Thousands enjoy Brockton’s first food truck festival

With eight food trucks, a brewery, a cider company, live music and games, Brockton’s first food truck festival attracted attendees of all ages Saturday.

BROCKTON -- The city’s first food truck festival saw a turnout in the thousands at the Westgate Mall Saturday afternoon.

“I think it’s exceeded our expectations,” said Luciano Villani, vice president of the mall. “It’s been well-received by the community.”

People of all ages, as well as a few canine companions, meandered around the “Brews & Bites” festival, which took place from noon to 5 p.m. in the parking lot of the mall. There was no admission fee.

The festival featured eight food trucks: Across the Border Food Truck, Away Cafe, Ben and Jerry’s, Lady C and J Soul Food, Mangia Food Truck, Mom On the Go Food Truck and Restaurant, The Sausage Guy and The South Shore Taco Guy. 

“It’s got a lot of potential,” said Clint Smith, owner of the South Shore Taco Guy. “It’s a good turn out for a first event.”

Easton-based Shovel Town Brewery and Everett-based Artifact Cider Project provided beer and cider to attendees.

Entertainment included live music from The Franklin Underground, a local band that performs a mix of rock, funk, blues and alternative. Corn hole boards, as well as Connect Four and Jenga games, were also on hand for attendees to play.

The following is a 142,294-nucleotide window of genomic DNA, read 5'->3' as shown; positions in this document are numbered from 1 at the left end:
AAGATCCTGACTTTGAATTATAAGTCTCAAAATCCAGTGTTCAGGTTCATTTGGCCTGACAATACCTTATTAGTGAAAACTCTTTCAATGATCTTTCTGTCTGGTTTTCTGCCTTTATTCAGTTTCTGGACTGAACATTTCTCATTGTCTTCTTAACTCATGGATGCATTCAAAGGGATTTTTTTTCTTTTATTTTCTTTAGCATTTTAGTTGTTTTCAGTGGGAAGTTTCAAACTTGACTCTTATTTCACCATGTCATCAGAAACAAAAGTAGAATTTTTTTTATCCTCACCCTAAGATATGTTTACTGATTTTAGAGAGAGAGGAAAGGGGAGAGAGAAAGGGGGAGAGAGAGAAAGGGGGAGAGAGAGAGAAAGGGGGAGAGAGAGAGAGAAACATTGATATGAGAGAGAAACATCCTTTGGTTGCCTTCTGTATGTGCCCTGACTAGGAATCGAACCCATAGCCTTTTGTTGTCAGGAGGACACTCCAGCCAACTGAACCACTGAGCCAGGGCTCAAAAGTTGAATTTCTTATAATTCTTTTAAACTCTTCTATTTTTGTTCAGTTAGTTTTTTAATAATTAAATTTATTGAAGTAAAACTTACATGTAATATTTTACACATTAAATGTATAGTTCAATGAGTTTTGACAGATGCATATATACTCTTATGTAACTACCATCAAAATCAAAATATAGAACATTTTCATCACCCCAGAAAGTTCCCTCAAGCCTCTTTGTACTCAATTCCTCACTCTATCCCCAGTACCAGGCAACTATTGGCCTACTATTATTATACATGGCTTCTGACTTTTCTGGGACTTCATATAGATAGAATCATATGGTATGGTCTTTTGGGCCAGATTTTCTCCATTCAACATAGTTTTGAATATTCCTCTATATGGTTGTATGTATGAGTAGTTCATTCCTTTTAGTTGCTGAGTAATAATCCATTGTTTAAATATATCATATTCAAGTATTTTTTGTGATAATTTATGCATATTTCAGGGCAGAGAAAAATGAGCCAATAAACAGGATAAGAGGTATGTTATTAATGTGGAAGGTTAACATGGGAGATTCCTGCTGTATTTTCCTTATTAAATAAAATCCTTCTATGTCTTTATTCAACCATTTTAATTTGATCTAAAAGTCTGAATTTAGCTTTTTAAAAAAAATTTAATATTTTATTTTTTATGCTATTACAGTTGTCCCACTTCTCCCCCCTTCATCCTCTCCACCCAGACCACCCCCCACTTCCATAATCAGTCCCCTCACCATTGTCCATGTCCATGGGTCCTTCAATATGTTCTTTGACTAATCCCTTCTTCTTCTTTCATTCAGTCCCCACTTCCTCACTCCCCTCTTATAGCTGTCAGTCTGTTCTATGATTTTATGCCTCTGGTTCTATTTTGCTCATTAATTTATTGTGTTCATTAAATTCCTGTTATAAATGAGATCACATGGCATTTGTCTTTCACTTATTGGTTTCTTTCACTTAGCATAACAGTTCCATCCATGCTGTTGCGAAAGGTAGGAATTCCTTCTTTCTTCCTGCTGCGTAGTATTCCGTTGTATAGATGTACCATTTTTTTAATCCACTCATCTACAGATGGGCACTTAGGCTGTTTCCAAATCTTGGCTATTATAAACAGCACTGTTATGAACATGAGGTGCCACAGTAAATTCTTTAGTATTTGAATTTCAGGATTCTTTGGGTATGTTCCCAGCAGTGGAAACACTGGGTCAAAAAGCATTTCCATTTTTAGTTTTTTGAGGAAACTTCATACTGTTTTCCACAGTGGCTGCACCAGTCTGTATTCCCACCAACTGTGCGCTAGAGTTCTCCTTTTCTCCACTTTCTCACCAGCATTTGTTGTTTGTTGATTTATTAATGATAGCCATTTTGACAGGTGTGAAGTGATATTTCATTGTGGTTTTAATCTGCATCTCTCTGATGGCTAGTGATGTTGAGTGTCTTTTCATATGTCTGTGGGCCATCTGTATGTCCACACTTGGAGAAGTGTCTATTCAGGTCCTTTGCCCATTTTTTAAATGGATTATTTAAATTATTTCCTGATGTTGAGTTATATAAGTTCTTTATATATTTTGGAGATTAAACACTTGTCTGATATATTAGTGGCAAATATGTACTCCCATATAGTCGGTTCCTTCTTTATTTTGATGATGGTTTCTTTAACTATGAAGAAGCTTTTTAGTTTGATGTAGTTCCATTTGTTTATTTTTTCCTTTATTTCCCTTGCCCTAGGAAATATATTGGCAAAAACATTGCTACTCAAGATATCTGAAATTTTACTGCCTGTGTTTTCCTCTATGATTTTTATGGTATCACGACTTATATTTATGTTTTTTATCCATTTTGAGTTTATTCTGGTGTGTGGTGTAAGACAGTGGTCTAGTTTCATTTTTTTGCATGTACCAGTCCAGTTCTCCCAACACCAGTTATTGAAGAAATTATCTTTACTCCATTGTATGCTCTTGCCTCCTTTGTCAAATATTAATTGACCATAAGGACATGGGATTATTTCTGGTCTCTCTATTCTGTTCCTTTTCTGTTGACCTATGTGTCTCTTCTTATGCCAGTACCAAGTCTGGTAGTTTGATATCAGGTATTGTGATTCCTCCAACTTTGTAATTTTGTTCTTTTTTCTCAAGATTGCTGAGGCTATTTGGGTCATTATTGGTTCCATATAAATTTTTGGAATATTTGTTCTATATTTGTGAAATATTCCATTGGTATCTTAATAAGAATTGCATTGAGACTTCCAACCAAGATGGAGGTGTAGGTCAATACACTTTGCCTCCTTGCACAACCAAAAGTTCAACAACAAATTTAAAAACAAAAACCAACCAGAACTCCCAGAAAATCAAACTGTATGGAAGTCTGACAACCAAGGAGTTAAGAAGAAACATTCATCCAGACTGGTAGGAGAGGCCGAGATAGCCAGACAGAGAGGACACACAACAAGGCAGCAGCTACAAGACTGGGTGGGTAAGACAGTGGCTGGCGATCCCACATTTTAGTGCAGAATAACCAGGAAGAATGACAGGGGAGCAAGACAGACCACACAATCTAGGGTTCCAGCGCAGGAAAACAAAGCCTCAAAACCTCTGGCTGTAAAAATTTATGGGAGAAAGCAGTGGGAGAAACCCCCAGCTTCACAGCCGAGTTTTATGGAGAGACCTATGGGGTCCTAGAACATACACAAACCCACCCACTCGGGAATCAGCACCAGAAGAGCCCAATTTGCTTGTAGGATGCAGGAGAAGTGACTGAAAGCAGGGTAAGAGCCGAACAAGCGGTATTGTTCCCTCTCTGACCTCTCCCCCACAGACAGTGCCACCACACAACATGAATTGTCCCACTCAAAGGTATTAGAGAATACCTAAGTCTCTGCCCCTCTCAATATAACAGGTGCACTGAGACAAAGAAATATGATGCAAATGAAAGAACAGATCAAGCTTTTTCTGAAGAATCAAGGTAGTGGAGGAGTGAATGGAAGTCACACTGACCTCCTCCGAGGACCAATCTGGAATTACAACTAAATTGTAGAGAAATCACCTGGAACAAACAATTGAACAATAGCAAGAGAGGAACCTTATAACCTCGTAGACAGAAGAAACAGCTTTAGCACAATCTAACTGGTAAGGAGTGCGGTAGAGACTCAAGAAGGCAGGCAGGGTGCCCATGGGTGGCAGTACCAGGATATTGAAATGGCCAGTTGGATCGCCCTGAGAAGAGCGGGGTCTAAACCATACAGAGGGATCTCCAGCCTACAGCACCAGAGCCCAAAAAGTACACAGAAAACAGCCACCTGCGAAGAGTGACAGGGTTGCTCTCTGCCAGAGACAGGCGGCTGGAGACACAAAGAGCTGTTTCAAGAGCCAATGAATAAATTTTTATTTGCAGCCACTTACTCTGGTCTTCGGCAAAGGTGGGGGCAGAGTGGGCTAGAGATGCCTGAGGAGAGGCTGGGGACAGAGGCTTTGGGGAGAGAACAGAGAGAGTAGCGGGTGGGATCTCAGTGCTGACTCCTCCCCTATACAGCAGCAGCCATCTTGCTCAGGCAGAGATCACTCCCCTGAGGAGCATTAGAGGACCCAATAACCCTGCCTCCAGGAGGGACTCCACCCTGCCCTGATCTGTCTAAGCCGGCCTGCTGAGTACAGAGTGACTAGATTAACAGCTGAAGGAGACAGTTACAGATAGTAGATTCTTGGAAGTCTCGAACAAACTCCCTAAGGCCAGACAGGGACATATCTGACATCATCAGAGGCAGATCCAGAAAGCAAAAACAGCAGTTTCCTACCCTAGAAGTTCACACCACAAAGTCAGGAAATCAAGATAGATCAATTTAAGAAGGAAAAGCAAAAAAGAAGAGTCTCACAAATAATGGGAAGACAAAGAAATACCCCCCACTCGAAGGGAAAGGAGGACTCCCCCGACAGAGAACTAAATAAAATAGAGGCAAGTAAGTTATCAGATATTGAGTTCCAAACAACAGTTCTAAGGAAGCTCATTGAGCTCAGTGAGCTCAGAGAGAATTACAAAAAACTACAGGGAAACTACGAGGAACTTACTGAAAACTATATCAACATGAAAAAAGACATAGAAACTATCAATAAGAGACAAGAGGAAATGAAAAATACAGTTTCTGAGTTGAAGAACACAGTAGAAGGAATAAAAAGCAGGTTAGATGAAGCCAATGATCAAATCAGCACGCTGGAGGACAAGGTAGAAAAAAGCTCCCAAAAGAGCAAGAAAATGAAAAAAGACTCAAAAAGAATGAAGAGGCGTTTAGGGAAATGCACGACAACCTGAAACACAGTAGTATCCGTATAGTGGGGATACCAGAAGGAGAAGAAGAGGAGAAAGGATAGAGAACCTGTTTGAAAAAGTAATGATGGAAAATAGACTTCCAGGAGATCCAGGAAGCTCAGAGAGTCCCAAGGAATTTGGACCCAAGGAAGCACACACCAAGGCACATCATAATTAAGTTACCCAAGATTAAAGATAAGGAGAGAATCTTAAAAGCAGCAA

The city was extremely supportive in setting up the event, Villani said, and he anticipated that they would see 2,500 to 3,500 attendees by the end.

By around 3 p.m., Rebekah Macchia, marketing director at the mall, said she believed they already reached that number.

“Everyone we’ve spoken to is really happy,” she said. “We’d love to do it again next year.”

Brockton resident Terie Starks, who attended with her family, was excited to have a food truck event in the city.

“It’s very good for the community [and] it’s very good for families all together,” she said. “It brings everybody together under one umbrella.”

The food was great, she said, although she suggested trying to lower prices for low-income residents so they could afford to attend.

“It doesn’t feel like we’re drinking beer in the mall parking lot,” said Raynham resident John McLaughlin. He attended with his wife, Beth, and friends Gary and Erin Houghton, also from Raynham.

Their kids played Jenga while they all enjoyed the selection from Shovel Town.

“It’s nice they do something in the city for families,” said Gary Houghton, ”...and people who like beer, like us.”

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